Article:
In terms of where we are in Aotearoa New Zealand, there continue to be minimal guidelines and no agreed upon codes of practice for organisations to follow. This has led to several legal cases where organisations have been fined or taken to court for causing psychological injuries to their employees.

Some recent examples of this include:

As of November 2023 in Aotearoa New Zealand, WorkSafe has just started to work on developing some useful guidelines around psychosocial risks, their impact on business, and how Boards and members of Executive teams can manage psychosocial risks.

On a side note, it’s important that we acknowledge that there are often difficult or risky aspects of jobs and industries that cannot be changed because they are inherent in the work. This changing regulatory landscape expects employers to proactively manage chronic hazard exposure and support people to “bounce back” after acute exposure, to preserve and not negatively affect the mental and physical health of the people carrying out the work.

3. Psychosocial risk management and mentally healthy work is good for business and the bottom line 

There is a strong case for improving the way that work-related psychosocial risks are managed. Improved management of psychosocial risks brings many benefits, including:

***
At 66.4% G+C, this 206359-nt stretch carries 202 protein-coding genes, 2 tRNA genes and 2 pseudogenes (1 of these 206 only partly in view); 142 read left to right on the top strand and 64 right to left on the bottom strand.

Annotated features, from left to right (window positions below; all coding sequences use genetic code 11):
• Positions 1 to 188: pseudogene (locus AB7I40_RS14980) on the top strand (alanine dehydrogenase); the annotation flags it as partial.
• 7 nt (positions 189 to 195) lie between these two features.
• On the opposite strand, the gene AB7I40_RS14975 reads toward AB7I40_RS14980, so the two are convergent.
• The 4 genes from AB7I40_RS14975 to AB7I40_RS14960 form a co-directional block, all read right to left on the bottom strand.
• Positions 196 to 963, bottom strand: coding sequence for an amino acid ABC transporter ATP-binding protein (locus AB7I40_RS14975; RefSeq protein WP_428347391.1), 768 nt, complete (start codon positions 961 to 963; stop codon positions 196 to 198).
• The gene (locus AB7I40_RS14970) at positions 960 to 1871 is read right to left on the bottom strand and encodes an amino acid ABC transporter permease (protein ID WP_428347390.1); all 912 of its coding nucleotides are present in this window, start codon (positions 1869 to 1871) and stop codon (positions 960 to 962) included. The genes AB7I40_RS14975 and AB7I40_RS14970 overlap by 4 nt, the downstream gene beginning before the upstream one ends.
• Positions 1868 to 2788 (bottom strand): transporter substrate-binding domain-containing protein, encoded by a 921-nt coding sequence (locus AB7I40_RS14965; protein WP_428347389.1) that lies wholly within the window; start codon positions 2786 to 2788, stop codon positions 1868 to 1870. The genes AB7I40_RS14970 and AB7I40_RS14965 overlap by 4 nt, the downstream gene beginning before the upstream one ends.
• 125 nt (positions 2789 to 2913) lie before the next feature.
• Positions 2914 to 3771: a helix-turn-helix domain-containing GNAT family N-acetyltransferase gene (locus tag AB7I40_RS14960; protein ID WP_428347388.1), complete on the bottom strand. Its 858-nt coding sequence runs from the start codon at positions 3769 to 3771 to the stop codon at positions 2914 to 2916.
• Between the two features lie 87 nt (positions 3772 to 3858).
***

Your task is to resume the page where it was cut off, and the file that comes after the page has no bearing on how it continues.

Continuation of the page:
• Fewer preventable deaths: Reducing the incidence of potentially fatal health-related problems such as cancer and cardiovascular disease.
  • Improved quality of life: Reducing the development of ill-health conditions. This can enable employees to experience better health, wellbeing and quality of life.
  • Reduced societal and economic burden: Improving psychosocial risk management can reduce the financial burden placed on social and healthcare systems, but it can also mitigate the direct economic burden of impaired mental health for businesses due to presenteeism/absenteeism.
  • Increased workplace productivity: Healthy employees generally have higher levels of productivity at work.